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    The high spot blue seems to feather out into a haze that can't even be a tenth thick, although I have no clue how to measure it, I don't have the equipment. I'd think it has the capability to show 2 tenths, but possibly significantly below that the "alcohol haze" might be needed.

    The best I have checked is exploring the surface with a tenths indicator, and my judgement is that Dykem Hi-Spot blue easily shows 2 tenths.

    The canode always seems thicker, and doesn't seem to ever become a "haze"..... Maybe with the windex spray method it will.... But it doesn't turn me into a Smurf, so I prefer it for everything but the last bit on something very tight.

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    I just took Richard's scraping class and I have a lifetime of practice left for that skill ahead. I just came back to this thread and realize I have access to a machine that will read a surface finish with nanometer precision. It won't be in the next month but I'll work on getting some samples together and testing them for fun.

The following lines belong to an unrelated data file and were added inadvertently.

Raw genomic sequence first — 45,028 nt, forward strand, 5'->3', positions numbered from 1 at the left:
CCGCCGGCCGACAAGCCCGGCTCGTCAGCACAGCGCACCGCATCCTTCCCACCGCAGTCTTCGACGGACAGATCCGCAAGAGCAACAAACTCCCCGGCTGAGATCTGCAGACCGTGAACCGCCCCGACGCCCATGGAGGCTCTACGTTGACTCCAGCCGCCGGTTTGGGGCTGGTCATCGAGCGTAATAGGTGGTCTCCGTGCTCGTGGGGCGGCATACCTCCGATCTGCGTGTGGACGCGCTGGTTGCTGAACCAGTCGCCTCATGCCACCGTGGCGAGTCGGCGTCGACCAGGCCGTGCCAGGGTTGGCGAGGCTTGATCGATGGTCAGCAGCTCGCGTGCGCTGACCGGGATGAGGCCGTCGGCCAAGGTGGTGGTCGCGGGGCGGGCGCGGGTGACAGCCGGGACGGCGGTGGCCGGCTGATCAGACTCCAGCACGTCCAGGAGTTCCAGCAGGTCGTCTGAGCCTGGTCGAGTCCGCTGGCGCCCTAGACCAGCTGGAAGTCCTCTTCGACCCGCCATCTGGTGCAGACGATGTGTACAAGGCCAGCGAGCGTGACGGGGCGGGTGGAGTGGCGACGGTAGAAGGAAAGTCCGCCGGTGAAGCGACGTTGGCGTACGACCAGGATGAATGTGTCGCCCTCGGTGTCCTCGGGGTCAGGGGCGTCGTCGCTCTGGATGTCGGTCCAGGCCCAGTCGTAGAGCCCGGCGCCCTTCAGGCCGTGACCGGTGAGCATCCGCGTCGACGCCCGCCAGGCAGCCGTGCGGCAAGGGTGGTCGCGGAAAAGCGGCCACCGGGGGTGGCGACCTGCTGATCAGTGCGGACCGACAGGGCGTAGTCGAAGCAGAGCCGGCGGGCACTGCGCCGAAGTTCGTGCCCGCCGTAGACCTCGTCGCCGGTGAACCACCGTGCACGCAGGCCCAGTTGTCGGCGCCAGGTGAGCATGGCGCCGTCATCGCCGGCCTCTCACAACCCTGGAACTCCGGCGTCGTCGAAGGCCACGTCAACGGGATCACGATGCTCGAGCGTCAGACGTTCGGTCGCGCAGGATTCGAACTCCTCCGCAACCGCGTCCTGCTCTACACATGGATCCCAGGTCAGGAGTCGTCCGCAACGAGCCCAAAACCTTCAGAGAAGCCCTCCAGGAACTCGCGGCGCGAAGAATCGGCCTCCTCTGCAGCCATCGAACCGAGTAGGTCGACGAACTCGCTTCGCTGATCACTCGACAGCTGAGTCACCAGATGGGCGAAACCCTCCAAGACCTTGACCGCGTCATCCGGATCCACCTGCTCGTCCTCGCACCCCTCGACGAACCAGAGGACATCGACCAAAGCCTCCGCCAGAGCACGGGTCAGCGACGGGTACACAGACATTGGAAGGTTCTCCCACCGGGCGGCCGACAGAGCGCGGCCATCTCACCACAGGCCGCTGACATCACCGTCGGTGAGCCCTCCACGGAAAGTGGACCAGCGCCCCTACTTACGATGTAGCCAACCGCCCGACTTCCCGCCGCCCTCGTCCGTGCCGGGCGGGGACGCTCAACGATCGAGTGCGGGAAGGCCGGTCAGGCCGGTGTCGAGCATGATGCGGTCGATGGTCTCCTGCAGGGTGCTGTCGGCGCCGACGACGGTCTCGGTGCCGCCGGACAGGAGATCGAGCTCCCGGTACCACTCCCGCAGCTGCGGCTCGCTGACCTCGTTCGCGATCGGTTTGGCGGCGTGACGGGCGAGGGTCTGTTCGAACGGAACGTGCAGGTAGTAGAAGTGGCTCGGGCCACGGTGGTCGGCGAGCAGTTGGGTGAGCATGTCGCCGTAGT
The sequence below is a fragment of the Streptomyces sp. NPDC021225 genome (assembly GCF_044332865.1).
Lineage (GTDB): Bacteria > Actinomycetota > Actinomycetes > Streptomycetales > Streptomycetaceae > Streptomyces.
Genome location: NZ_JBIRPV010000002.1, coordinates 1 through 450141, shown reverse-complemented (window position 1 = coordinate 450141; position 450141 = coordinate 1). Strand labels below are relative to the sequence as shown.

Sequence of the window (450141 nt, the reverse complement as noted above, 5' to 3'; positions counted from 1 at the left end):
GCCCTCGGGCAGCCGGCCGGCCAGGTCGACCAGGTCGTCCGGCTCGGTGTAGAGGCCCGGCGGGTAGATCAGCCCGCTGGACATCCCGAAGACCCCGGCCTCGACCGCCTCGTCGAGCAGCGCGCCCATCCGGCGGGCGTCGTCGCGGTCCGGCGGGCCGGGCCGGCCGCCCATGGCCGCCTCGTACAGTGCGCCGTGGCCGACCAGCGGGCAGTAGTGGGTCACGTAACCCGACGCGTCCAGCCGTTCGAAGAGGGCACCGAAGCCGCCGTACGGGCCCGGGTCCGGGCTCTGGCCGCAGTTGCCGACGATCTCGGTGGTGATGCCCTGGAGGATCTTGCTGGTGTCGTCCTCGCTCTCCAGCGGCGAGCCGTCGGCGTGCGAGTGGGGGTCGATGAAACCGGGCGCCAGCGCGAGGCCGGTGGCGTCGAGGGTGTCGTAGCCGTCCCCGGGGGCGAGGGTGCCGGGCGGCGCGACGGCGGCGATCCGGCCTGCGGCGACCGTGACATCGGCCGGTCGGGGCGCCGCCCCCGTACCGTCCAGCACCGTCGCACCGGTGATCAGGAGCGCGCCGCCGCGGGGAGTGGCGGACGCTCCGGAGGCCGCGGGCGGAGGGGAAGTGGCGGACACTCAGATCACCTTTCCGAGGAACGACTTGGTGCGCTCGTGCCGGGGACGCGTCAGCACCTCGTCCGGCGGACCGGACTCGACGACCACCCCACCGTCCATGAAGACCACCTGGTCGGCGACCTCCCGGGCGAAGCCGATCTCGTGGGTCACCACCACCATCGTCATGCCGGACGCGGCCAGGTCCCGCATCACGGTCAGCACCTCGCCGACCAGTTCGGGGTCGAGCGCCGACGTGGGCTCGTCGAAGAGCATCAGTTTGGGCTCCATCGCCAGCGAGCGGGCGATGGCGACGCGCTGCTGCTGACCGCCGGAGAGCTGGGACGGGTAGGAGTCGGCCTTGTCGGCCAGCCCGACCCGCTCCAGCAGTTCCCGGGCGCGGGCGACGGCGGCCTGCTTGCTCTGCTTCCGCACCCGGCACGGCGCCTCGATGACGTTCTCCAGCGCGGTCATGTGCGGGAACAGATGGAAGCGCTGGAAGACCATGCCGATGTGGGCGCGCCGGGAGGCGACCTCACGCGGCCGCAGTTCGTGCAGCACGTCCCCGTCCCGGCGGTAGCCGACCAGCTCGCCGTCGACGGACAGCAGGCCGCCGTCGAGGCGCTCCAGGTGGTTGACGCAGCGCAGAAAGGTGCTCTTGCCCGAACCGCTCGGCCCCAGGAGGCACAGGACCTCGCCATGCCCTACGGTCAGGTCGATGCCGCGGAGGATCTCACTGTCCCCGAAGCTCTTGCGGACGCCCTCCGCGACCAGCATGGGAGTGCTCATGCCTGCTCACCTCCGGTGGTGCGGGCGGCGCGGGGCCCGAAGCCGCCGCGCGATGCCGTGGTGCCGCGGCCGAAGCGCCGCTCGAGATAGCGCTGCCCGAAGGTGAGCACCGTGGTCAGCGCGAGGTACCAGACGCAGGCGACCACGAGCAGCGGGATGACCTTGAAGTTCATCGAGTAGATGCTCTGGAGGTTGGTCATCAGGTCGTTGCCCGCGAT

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    The theoretical capability is some small mulitple of what ever the pigment size is.
    I think Forrest once explained it down in the few millionths. I'm personally confident that hi-spot blue is well under a tenth.
    (<.0001")

    But yeah, you can slather it on and make perhaps as big as .0005 or maybe even .001 look ok.

    smt

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    Here's some examples from scraping a straight edge.